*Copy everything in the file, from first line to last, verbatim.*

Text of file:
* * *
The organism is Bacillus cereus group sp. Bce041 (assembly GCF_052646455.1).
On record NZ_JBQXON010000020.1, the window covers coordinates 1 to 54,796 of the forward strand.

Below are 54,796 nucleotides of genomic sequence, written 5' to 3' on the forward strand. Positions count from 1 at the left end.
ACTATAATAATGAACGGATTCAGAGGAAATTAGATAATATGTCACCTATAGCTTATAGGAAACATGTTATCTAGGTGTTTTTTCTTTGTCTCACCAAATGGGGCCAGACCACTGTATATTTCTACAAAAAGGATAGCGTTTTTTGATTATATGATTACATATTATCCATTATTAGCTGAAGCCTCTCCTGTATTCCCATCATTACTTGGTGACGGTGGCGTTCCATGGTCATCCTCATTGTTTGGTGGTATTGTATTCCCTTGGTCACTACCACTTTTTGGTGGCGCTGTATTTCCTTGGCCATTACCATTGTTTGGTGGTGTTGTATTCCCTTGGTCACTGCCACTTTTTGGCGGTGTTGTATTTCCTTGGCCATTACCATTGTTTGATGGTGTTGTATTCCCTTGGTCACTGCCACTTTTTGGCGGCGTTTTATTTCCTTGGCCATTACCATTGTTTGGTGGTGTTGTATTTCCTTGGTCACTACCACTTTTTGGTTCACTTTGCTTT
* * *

The organism is Bacillus cereus group sp. Bce041 (assembly GCF_052646455.1).
On record NZ_JBQXON010000020.1, the window covers coordinates 1 to 54,796 of the forward strand.

Below are 54,796 nucleotides of genomic sequence, written 5' to 3' on the forward strand. Positions count from 1 at the left end.
ACTATAATAATGAACGGATTCAGAGGAAATTAGATAATATGTCACCTATAGCTTATAGGAAACATGTTATCTAGGTGTTTTTTCTTTGTCTCACCAAATGGGGCCAGACCACTGTATATTTCTACAAAAAGGATAGCGTTTTTTGATTATATGATTACATATTATCCATTATTAGCTGAAGCCTCTCCTGTATTCCCATCATTACTTGGTGACGGTGGCGTTCCATGGTCATCCTCATTGTTTGGTGGTATTGTATTCCCTTGGTCACTACCACTTTTTGGTGGCGCTGTATTTCCTTGGCCATTACCATTGTTTGGTGGTGTTGTATTCCCTTGGTCACTGCCACTTTTTGGCGGTGTTGTATTTCCTTGGCCATTACCATTGTTTGATGGTGTTGTATTCCCTTGGTCACTGCCACTTTTTGGCGGCGTTTTATTTCCTTGGCCATTACCATTGTTTGGTGGTGTTGTATTTCCTTGGTCACTACCACTTTTTGGTTCACTTTGCTTT